Snapchat launches connected sunglasses, rebrands as Snap Inc

Lindsay Bennett
By Lindsay Bennett | 26 September 2016

Snapchat is moving past the ephemeral and into the physical with its first hardware product set to take on the likes of Google Glass.

The announcement of Spectacles, first reported in The Wall Street Journal, also coincides with a rebrand of the photo-sharing company from Snapchat to Snap Inc. The new name of the company is part of its strategy to reposition Snapchat as a camera company rather than a social media company that can only live on mobile.

The sunglasses are integrated with a video camera that enables users to tap a button near the hinge and record up to 10 seconds of video froma first-person perspective. The footage is then automatically pushed to Snapchat memories.

snapchat spectacles
Spectacles are sunglasses equipped with a video camera

With Spectacles, or Specs for short, Snap Inc is attempting to reimage how we take pictures, introducing a circular video format that can be viewed either vertical or horizontal on mobile to better mimic human sight.

As Snap CEO Evan Spiegel told WSJ, the rectangle format is a vestige of when we printed photos on paper, and isn't necessary anymore. He said that people having to hold their phones up all the time to shoot video is "like [having] a wall in front of your face.”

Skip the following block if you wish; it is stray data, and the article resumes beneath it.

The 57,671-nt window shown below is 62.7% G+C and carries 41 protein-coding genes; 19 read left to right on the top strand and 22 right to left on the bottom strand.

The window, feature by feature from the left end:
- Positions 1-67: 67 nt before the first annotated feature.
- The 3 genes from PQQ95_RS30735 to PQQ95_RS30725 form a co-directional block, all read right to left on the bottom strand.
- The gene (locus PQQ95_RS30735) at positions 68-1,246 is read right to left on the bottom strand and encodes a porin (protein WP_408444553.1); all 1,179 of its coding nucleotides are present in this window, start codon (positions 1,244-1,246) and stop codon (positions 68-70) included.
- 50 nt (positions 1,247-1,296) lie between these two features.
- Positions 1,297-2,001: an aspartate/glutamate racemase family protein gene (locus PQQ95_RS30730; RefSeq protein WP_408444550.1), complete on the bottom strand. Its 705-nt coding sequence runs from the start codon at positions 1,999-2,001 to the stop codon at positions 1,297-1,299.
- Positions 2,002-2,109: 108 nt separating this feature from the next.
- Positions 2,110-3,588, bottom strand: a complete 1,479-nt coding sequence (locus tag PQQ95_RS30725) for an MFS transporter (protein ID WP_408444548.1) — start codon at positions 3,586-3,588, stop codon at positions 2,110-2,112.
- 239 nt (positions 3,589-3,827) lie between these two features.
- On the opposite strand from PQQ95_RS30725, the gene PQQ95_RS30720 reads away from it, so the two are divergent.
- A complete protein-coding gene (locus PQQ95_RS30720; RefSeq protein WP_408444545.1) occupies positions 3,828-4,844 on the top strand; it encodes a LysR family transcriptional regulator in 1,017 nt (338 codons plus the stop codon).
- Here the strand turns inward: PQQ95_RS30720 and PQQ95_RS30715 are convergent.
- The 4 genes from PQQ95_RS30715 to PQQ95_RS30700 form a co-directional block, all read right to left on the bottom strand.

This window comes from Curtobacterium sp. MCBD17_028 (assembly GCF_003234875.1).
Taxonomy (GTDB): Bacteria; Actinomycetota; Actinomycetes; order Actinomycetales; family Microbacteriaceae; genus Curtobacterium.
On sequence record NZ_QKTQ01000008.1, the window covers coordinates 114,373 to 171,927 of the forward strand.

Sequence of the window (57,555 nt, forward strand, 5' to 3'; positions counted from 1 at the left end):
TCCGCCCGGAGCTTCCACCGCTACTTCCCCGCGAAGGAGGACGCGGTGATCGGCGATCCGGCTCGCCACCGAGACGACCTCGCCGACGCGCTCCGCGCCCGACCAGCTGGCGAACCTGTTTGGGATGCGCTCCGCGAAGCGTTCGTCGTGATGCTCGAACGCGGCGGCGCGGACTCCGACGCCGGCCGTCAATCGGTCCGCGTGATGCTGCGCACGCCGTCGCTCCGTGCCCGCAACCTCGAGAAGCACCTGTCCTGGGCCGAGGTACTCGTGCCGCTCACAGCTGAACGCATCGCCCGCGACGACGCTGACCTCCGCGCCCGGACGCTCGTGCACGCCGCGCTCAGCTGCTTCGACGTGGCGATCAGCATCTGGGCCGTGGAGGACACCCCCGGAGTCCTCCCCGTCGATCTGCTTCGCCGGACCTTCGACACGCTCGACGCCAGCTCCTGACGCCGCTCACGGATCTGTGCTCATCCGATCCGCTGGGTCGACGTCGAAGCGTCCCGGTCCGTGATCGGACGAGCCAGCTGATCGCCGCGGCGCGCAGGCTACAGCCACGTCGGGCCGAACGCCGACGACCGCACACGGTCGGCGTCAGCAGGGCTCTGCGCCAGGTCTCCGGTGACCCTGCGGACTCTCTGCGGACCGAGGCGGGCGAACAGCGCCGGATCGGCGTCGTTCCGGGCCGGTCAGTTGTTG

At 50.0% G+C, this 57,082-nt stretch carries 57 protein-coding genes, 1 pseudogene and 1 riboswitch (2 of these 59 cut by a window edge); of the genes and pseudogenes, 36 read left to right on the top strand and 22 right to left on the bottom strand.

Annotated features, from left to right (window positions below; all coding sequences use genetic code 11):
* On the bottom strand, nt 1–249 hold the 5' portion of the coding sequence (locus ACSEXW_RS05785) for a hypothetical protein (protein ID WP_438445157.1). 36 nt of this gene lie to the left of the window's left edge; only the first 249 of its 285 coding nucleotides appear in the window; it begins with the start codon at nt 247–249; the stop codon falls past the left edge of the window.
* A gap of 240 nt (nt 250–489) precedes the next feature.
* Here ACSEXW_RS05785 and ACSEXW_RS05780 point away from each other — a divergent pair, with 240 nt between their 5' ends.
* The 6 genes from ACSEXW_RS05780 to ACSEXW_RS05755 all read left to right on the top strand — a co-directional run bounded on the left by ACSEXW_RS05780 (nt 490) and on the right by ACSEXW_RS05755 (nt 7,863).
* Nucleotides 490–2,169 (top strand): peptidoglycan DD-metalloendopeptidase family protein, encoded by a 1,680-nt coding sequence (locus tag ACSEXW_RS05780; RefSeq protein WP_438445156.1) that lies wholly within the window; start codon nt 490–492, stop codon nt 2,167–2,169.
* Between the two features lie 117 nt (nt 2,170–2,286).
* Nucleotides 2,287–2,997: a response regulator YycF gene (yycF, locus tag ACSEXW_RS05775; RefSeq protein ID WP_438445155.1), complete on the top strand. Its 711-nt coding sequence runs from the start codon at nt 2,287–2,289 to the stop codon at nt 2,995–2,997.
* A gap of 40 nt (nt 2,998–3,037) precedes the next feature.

While the Snap product may look a lot like Google Glass at first take, Specs have been developed to avoid many of the pitfalls that led to Glass shutting up shop. Firstly, they sell for $130 in three colours – significantly cheaper than the $1500 price point of Google’s wearable experiment.

Secondly, Google Glass was largely ridiculed by mainstream consumers for looking geeky whereas Spectacles are more fashionable and available in three colours: coral, teal and black.

google glassesThe range of Spectacles available

Google Glass faced backlash for the potential invasion into privacy it posed as you couldn’t tell if someone was recording you in public. But Spectacles light up when recording to make it more obvious to others.

Spiegel is downplaying Snap’s entry into the wearable market or push into the augmented reality space, referring to the device as a “toy”.

“We’re going to take a slow approach to rolling them out. It’s about us figuring out if it fits into people’s lives and seeing how they like it,” Spiegel told WSJ.

A limited number of glasses will be available in the US in coming weeks. Snap Inc has not announced when the product will be available in Australia.

Watch the video to see how the glasses work:

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